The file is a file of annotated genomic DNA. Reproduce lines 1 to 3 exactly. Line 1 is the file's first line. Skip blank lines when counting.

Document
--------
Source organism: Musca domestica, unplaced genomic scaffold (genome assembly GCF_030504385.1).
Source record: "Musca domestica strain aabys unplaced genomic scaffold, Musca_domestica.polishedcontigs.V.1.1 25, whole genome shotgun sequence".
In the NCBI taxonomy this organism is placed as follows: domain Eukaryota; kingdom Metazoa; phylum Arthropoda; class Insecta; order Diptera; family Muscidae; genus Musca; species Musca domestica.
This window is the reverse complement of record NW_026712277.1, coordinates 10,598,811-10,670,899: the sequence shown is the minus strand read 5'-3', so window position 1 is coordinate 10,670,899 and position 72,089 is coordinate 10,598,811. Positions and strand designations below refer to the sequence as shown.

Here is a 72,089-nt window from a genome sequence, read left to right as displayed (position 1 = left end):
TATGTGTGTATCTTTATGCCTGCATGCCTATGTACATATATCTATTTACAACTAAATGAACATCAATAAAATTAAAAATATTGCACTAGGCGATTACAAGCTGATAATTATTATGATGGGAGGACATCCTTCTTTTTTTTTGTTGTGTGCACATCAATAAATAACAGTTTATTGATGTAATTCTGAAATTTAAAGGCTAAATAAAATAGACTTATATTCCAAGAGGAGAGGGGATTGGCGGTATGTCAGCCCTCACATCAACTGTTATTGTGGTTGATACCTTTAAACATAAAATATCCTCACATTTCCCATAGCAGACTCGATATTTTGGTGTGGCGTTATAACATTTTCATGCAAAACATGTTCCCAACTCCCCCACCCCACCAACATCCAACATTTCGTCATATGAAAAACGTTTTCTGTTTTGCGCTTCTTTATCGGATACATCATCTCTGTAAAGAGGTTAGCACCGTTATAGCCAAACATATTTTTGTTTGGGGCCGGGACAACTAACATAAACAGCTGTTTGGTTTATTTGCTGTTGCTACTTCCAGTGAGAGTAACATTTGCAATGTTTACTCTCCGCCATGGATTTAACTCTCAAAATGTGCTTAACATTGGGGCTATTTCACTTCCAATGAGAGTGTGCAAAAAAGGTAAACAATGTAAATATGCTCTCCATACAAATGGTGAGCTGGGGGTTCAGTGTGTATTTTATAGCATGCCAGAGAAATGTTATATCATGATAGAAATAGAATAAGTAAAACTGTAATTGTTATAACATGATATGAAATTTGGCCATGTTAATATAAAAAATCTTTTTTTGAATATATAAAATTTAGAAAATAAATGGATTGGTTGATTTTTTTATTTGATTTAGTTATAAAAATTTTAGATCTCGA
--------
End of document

Source organism: Musca domestica, unplaced genomic scaffold (genome assembly GCF_030504385.1).
Source record: "Musca domestica strain aabys unplaced genomic scaffold, Musca_domestica.polishedcontigs.V.1.1 25, whole genome shotgun sequence".
In the NCBI taxonomy this organism is placed as follows: domain Eukaryota; kingdom Metazoa; phylum Arthropoda; class Insecta; order Diptera; family Muscidae; genus Musca; species Musca domestica.